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Touted as a ‘game-changer,’ OTC’s new Plaster Manufacturing Center prepares to welcome students

Plaster Center for Advanced Manufacturing Ribbon-Cutting
Gregory Holman/KSMU
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Numerous local politicians and dignitaries attended a ribbon-cutting for Ozarks Technical Community College's new Robert W. Plaster Center for Advanced Manufacturing on Monday, August 15, 2022.

Ozarks Technical Community College held a ribbon-cutting Monday for its big new Plaster Center for Advanced Manufacturing. College officials and politicians praised the $40 million project.

It’s intended to be a “game-changer" by meeting a shortage of skilled workers and creating a new pathway toward better-paying work.

Springfield and the Ozarks have a workforce problem.

Most people in the greater metro who want a job already have one. The latest unemployment data show a stunningly low 1.9 percent unemployment rate for the Springfield area.

But poverty is chronic: In Springfield, 21.7 percent of residents are poor. That level's been cut down significantly since 2015, but Springfield’s poverty rate remains almost twice as high as the overall U.S.

For decades, local leaders have seen education beyond high school as the main way to push back against the problem.

In 2018, OTC promised area voters that if they backed a 5-cent property tax increase, the college would add the manufacturing center and other facilities. 55 percent of voters agreed. OTC secured $12 million in Missouri funding, along with donations from the Plaster family and others, to pay for the new manufacturing center. It broke ground almost two years ago.

Hal Higdon is OTC’s chancellor. He encouraged people who want to earn more money to check out Plaster Center programs.

“Well, you know if you’re working — which most people are — and you’re in poverty, that means you need advanced training," Higdon told reporters Monday. "This is what this building’s really designed for. So what we need to do is to get those people who — the best word I can think of is underemployed — into these programs. With Fast Track, in particular, they can go to school for free. There’s no excuse not to go. So the best way to fight poverty is education. The best education is a community college education.”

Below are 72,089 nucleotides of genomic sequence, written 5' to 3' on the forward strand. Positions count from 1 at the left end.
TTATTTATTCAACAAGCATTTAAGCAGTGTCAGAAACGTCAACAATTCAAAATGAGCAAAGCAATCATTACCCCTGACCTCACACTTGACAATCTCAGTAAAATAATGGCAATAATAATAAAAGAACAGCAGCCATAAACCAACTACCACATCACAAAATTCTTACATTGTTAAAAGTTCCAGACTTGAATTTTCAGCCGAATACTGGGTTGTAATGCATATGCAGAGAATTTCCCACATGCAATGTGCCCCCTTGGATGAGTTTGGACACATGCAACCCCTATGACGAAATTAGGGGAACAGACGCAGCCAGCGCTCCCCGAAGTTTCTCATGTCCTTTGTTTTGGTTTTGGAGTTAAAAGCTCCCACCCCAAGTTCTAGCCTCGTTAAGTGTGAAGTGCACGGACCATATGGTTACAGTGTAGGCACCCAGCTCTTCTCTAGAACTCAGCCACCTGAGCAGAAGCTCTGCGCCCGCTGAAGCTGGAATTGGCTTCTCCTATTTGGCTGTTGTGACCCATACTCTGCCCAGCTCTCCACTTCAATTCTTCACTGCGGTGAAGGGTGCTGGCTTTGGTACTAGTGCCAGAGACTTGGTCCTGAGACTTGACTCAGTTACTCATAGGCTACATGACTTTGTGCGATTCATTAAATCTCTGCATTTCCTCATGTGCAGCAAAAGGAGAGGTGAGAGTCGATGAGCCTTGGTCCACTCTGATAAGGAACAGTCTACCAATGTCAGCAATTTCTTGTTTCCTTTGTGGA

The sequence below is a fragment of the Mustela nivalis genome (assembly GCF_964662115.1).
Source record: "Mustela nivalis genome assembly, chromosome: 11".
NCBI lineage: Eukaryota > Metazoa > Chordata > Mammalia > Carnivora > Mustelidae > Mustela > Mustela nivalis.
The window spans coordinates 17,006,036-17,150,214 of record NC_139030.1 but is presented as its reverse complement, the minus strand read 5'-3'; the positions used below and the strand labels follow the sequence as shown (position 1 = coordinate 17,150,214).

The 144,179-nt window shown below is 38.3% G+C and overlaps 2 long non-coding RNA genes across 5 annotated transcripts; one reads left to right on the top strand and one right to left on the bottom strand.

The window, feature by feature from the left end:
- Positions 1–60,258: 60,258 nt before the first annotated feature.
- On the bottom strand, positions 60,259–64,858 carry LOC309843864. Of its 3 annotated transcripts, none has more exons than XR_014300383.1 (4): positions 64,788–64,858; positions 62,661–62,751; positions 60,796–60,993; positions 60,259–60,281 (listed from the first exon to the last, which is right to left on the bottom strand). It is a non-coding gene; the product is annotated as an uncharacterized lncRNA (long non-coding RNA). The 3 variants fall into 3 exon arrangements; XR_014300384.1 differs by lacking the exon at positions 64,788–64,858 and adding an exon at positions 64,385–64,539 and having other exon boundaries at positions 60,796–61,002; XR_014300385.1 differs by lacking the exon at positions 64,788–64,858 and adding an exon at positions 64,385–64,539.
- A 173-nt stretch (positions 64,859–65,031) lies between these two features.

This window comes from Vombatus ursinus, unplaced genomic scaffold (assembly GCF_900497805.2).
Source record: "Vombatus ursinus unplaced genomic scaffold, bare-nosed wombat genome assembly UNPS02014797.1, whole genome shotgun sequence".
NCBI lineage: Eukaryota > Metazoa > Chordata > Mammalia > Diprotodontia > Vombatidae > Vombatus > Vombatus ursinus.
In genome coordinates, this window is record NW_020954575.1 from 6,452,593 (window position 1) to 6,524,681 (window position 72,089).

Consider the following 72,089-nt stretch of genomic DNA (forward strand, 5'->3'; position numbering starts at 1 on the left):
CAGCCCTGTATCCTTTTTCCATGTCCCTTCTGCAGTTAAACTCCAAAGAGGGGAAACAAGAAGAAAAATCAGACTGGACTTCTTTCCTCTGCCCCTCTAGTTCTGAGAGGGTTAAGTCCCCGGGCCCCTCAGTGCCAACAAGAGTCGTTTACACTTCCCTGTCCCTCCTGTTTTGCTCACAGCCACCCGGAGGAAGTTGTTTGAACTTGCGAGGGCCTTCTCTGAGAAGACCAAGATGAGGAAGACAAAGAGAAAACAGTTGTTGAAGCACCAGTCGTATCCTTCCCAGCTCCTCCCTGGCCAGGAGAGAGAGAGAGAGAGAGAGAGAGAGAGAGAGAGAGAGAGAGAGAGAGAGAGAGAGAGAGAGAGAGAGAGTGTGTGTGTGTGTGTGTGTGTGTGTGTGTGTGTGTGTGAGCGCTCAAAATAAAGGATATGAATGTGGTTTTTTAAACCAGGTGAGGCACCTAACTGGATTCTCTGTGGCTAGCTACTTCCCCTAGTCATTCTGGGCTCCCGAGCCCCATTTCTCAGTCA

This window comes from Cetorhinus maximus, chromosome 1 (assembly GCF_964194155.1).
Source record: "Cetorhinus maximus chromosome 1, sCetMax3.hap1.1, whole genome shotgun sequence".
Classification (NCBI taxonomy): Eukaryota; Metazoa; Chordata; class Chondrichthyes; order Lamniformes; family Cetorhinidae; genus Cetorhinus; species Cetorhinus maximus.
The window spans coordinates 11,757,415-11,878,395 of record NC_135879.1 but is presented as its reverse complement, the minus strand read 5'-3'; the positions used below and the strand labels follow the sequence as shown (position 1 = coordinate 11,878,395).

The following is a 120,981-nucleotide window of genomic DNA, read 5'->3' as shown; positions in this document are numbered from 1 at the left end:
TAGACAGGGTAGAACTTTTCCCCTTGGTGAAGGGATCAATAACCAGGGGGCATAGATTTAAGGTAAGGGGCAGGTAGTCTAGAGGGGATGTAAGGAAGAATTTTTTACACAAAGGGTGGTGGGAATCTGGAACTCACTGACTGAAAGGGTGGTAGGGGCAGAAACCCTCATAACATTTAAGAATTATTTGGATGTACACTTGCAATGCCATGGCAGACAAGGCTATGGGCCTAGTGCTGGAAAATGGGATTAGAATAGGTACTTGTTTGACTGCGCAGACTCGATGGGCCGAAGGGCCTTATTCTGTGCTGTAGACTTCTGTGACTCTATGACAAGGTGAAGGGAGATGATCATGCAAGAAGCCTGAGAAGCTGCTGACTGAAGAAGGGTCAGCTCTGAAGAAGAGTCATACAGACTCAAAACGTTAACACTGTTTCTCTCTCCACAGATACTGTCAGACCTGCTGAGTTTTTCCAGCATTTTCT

Higdon referenced Missouri’s new Fast Track Workforce Incentive Grant. That's a state program that picks up the tab for adults age 25 and older seeking training — if they pursue a certificate or degree in an industry that Missouri declares to be “high-need.”

Grant applications for this fall’s eligible programs are set to go live soon, according to the Missouri Department of Higher Education and Workforce Development. Higdon said most OTC programs are eligible.

Higdon also says jobs in today's manufacturing sector — an industry replete with automation and robotics technologies — can pay very well.

“The pay range for business and industry manufacturing starts in the $40s and up," he said, referencing hourly wages, "so there are people that are coming out of programs such as these making $70,000; $80,000 per year. So it’s very much not your old parents’ idea of manufacturing. It’s not dirty, it’s not unsafe, it’s clean.”

The new manufacturing center offers seven types of training programs including automation and robotics; mechatronics; and precision machining.

At opening ceremonies, a community celebration

Monday's grand opening was a community celebration.

Matt Morrow is president and CEO of the Springfield Area Chamber of Commerce. The group held its most recent “Good Morning Springfield” event at the new center.

“This is an absolute game-changer for our community. It’s one of the three or four projects that 50 years from now we’ll look back on and say that changed it entirely — and for the better.”

OTC estimates that over 10 years, Plaster Manufacturing Center will have a $400 million impact on the Ozarks.

The college also announced the first company to use the Plaster Center’s 15,000-square-foot high bay space will be DT Engineering, an automation technology firm based in Lebanon.

Students will begin learning at Plaster Manufacturing Center on August 22.

Gregory Holman is a KSMU reporter and editor focusing on public affairs and investigations.